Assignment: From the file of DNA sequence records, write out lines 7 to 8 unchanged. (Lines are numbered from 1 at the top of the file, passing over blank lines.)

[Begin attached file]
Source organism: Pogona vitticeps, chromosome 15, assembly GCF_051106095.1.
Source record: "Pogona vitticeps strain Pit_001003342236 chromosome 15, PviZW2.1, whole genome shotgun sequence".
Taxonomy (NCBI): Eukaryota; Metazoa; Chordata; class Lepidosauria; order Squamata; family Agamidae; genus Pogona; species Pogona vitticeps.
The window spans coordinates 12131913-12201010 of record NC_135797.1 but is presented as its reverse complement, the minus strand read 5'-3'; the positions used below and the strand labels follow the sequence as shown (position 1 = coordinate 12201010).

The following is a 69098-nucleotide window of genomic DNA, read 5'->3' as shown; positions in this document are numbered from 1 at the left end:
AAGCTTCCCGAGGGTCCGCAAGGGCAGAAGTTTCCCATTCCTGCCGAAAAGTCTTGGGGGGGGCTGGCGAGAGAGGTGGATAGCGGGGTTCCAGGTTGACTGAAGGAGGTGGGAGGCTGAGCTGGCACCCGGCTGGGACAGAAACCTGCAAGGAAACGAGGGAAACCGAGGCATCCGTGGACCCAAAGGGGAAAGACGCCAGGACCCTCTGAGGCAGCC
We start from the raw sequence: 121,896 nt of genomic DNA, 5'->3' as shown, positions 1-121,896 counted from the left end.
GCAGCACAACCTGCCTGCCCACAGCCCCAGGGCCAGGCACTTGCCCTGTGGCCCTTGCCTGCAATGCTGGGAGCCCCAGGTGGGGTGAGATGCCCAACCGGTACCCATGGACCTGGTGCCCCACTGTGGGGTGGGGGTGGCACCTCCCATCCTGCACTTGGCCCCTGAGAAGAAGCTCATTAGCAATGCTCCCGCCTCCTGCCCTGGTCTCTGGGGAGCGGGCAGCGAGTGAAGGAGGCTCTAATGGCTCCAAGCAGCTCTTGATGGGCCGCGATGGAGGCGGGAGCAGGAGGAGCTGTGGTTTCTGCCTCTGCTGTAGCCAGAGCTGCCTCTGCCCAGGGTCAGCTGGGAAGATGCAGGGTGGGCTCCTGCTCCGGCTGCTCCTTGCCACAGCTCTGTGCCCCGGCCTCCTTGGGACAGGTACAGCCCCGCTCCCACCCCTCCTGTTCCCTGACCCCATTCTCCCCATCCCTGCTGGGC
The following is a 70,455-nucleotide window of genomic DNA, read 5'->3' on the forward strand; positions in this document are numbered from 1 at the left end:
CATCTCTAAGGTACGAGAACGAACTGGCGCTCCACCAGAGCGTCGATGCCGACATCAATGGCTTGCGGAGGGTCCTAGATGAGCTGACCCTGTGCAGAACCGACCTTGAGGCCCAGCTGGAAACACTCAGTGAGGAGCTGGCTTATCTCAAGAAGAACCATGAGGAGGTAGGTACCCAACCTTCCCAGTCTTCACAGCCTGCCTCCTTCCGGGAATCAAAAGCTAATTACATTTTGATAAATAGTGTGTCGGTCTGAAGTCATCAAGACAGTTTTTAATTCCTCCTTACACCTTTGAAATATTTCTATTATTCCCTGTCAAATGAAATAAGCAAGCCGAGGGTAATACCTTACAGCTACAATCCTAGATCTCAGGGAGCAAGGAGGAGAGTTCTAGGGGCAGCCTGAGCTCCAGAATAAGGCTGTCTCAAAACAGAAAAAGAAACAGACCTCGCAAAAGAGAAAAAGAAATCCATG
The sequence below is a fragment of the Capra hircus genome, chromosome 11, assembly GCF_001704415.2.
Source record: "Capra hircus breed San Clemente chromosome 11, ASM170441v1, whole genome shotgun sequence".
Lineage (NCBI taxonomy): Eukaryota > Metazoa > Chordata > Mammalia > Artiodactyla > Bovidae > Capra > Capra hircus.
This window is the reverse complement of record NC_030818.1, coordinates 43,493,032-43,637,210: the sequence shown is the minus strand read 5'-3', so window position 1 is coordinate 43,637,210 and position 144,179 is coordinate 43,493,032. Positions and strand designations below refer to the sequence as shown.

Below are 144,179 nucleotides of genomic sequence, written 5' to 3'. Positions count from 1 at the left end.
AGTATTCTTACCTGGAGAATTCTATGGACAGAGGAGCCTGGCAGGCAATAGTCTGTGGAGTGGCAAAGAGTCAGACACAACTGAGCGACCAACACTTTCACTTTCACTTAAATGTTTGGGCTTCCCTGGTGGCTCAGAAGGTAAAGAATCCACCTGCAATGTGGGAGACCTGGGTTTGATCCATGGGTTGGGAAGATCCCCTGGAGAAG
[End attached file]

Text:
We start from the raw sequence: 121,896 nt of genomic DNA, 5'->3' as shown, positions 1-121,896 counted from the left end.
GCAGCACAACCTGCCTGCCCACAGCCCCAGGGCCAGGCACTTGCCCTGTGGCCCTTGCCTGCAATGCTGGGAGCCCCAGGTGGGGTGAGATGCCCAACCGGTACCCATGGACCTGGTGCCCCACTGTGGGGTGGGGGTGGCACCTCCCATCCTGCACTTGGCCCCTGAGAAGAAGCTCATTAGCAATGCTCCCGCCTCCTGCCCTGGTCTCTGGGGAGCGGGCAGCGAGTGAAGGAGGCTCTAATGGCTCCAAGCAGCTCTTGATGGGCCGCGATGGAGGCGGGAGCAGGAGGAGCTGTGGTTTCTGCCTCTGCTGTAGCCAGAGCTGCCTCTGCCCAGGGTCAGCTGGGAAGATGCAGGGTGGGCTCCTGCTCCGGCTGCTCCTTGCCACAGCTCTGTGCCCCGGCCTCCTTGGGACAGGTACAGCCCCGCTCCCACCCCTCCTGTTCCCTGACCCCATTCTCCCCATCCCTGCTGGGC